Hold down Control (PC) or Command (Mac) key + mouseclick to select more than one option
Posted by ally's dad on 09/27/2011
The initial reviewer has it correct in most respects. It is not the equal of great dining in France, but can hold its own with almost anyone here. It blows away Momofuko Ko and is warmer and friendlier than Masa; albeit with equally interesting food. It is not Per Se in any respect. The style of Chef Ceasar Ramirez is very reminicient of his mentor David Bouley, but without the latters excesses in presentation and sauce. The initial 15+ canapes have too many raw presentation - albeit with great tastes which is hard to achieve with one bite dishes. There was only one dish (a tofu dish) that was flat, and 2-3 which were celestial. Tastes on the raw product are too close to differentiate on occasion. The "star" was a sea urchin, truffle and brioche that was off the charts. One lobster main dish with japanese rice and nantua sauce was truly great. Waygu beef was a single small slice (excellent) but with an ill composed Sauce Perigordine. Desserts were amaturish, but tasty. Service wonderful, efficient and friendly. The single server was from Per Se and it showed. A truly wonderful experience. Is it worth the effort to secure the reservation - I leave that to you. The price has gotten out of the Brooklyn realm and has seriously enterred the world of Manhattan. $170 + tax becomes $185 - with tip $222.50 each + whatever wine you bring. The fact that you can bring your own wine is great on the pocket and is great fun. What they will do if and when they get a liquor license and the bill with tax and tip is $300 I can't say. If you are seriously into food and the whole show, go and try Ceasar's magic.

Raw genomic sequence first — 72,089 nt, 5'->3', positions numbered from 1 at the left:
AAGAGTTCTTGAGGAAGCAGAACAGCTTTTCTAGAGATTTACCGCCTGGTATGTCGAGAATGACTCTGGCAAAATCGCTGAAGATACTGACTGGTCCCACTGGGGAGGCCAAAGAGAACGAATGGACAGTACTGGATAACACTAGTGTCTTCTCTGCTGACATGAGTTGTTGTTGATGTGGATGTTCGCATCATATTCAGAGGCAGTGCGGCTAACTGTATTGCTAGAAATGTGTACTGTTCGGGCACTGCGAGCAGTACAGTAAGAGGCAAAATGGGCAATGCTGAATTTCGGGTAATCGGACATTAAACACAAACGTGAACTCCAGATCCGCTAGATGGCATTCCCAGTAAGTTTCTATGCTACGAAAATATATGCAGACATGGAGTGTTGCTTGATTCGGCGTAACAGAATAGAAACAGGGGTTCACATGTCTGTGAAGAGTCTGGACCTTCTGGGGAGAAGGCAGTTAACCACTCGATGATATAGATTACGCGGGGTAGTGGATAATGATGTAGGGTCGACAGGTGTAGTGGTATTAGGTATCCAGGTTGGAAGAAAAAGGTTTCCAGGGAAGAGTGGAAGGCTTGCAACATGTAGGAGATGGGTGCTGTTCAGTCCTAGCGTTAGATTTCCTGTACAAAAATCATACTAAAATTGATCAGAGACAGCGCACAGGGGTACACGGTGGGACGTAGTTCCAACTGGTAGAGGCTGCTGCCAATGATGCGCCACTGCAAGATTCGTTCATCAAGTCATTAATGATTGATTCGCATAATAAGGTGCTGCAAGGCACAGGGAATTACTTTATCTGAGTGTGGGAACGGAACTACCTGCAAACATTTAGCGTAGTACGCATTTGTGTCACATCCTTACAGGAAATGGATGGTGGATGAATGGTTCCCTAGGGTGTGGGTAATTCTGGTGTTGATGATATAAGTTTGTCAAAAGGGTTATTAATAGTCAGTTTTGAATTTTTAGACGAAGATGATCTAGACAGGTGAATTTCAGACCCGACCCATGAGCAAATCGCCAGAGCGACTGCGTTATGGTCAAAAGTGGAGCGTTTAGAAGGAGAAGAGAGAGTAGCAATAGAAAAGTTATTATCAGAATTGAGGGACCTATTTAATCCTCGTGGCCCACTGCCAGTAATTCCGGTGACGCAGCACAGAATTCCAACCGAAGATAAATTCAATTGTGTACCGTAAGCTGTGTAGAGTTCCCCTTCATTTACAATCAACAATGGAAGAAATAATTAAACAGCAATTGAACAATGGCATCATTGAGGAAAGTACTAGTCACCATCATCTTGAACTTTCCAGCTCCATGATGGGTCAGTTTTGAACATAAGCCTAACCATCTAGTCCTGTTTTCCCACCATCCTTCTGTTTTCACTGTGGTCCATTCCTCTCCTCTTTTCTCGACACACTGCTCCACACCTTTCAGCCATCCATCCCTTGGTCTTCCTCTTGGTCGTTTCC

Posted by minkovich on 08/13/2011
Here are the basics. 10 to 18 people are seated on metal stools with backs around a U shaped table facing the stoves and cooking staff. 18 single-bite dishes are served and then 7 double or triple bite dishes are served. The total quantity is not generous, but it is sufficient. The quality of the food is as good as any restaurant in New York (but not Paris); disclaimer: I have not eaten at Masa. You bring your own wine and there is no corkage fee. The cost is $185 plus tax paid in advance, plus tip paid after the meal ends. The food is not fancy or precious; there is no attempt to emulate El Bulli. It is mainly fish and seafood, sometimes with one additional main ingredient, and a sauce. The chef very quietly announces the contents of each dish. He uses Japanese names for esoteric fish but provides the English equivalents if asked. The question in my mind is whether I should go back. My problem is that because the portion size was so small, I do not retain in my mind the taste of anything. I would prefer half the number of dishes of double the size.